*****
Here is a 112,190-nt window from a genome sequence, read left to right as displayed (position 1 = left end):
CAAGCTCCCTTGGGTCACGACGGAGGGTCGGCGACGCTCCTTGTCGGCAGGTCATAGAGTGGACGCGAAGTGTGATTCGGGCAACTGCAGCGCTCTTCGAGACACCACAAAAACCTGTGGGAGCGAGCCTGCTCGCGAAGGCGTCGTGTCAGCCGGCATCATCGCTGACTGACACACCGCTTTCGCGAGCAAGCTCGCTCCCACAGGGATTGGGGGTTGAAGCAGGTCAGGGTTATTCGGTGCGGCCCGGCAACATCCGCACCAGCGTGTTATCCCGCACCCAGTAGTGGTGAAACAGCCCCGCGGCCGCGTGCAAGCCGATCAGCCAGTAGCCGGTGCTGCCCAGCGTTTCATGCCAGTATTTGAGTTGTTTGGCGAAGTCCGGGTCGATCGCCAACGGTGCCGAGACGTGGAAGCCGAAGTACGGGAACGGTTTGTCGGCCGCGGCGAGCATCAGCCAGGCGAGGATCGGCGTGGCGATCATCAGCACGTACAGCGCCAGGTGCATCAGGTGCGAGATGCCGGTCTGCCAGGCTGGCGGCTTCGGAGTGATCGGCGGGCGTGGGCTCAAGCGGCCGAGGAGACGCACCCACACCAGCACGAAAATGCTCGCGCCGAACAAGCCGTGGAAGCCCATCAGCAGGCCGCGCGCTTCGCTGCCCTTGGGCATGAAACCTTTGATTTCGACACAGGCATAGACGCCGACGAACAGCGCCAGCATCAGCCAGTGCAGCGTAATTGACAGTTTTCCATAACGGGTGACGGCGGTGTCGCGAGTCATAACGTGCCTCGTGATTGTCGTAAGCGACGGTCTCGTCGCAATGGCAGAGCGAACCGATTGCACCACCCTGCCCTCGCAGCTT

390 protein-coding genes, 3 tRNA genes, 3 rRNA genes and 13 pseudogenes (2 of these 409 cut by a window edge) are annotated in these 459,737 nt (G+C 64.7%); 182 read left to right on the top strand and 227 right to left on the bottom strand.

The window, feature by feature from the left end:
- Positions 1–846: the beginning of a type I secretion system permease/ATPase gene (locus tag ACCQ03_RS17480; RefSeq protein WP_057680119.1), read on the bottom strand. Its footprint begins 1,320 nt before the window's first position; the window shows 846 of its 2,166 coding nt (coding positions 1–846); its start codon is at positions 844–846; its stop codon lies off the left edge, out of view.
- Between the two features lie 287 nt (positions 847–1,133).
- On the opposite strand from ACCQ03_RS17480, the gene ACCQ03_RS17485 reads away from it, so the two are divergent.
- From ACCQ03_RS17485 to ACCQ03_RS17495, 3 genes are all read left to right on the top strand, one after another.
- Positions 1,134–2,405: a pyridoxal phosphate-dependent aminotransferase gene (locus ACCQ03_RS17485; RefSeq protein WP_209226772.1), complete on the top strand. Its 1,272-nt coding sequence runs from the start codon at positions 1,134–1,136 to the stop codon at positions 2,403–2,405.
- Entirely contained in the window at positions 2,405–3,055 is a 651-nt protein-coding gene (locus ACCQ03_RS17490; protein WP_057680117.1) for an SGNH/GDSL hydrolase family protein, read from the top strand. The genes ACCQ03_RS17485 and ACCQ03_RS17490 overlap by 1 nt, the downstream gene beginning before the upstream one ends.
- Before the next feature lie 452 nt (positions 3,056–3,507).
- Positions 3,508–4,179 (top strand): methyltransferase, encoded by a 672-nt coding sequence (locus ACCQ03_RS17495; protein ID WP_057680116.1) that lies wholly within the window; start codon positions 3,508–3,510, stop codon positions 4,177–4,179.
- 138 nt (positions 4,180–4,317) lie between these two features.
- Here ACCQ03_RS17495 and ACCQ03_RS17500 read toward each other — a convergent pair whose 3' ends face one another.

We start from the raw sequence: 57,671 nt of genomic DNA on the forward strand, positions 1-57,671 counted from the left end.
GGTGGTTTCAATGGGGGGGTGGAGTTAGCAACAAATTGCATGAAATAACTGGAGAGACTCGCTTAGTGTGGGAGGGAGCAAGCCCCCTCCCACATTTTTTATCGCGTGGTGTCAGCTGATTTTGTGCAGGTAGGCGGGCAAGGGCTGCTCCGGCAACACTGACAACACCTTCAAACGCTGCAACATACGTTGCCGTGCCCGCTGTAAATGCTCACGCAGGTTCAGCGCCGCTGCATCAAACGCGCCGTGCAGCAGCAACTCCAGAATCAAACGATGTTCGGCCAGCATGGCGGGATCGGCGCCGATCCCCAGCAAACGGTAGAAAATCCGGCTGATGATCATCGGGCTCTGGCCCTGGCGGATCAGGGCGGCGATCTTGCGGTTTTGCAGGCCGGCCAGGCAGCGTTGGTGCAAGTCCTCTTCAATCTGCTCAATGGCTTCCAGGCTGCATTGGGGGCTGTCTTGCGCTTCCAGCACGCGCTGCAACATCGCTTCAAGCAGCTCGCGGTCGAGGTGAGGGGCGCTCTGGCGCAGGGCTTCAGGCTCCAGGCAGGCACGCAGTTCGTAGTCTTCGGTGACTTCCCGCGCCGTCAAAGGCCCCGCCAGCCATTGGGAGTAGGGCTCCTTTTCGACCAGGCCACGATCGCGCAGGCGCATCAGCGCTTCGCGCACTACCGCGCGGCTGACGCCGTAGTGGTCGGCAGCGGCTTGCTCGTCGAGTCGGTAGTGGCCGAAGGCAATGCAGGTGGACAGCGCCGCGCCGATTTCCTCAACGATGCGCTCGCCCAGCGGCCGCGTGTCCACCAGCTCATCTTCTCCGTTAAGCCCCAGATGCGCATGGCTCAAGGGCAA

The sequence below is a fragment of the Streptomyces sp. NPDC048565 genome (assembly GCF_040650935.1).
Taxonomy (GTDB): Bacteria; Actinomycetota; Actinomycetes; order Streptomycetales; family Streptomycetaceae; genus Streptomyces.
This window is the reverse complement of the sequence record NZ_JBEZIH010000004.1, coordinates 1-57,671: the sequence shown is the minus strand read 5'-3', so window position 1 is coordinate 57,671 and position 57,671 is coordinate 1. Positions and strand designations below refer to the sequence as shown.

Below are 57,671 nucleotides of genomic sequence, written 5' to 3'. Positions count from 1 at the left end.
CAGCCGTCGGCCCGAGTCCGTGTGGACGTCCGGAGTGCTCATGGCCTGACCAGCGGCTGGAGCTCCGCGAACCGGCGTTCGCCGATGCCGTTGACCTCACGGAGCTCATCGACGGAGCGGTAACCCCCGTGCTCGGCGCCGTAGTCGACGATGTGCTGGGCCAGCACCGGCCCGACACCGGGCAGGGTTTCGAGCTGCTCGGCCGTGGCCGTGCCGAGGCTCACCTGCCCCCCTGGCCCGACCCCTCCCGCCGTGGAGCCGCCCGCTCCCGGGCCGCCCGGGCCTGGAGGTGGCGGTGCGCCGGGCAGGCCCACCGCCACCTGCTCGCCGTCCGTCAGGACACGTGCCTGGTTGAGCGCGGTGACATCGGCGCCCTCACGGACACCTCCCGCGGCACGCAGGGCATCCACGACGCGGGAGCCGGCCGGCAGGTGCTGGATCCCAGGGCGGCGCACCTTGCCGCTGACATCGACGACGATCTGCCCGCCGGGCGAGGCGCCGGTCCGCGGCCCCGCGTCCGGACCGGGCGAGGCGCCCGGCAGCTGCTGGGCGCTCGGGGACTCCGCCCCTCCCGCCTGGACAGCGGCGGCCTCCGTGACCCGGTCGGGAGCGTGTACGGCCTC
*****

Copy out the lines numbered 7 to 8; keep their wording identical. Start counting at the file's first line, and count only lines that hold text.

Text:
- On the opposite strand from ACCQ03_RS17480, the gene ACCQ03_RS17485 reads away from it, so the two are divergent.
- From ACCQ03_RS17485 to ACCQ03_RS17495, 3 genes are all read left to right on the top strand, one after another.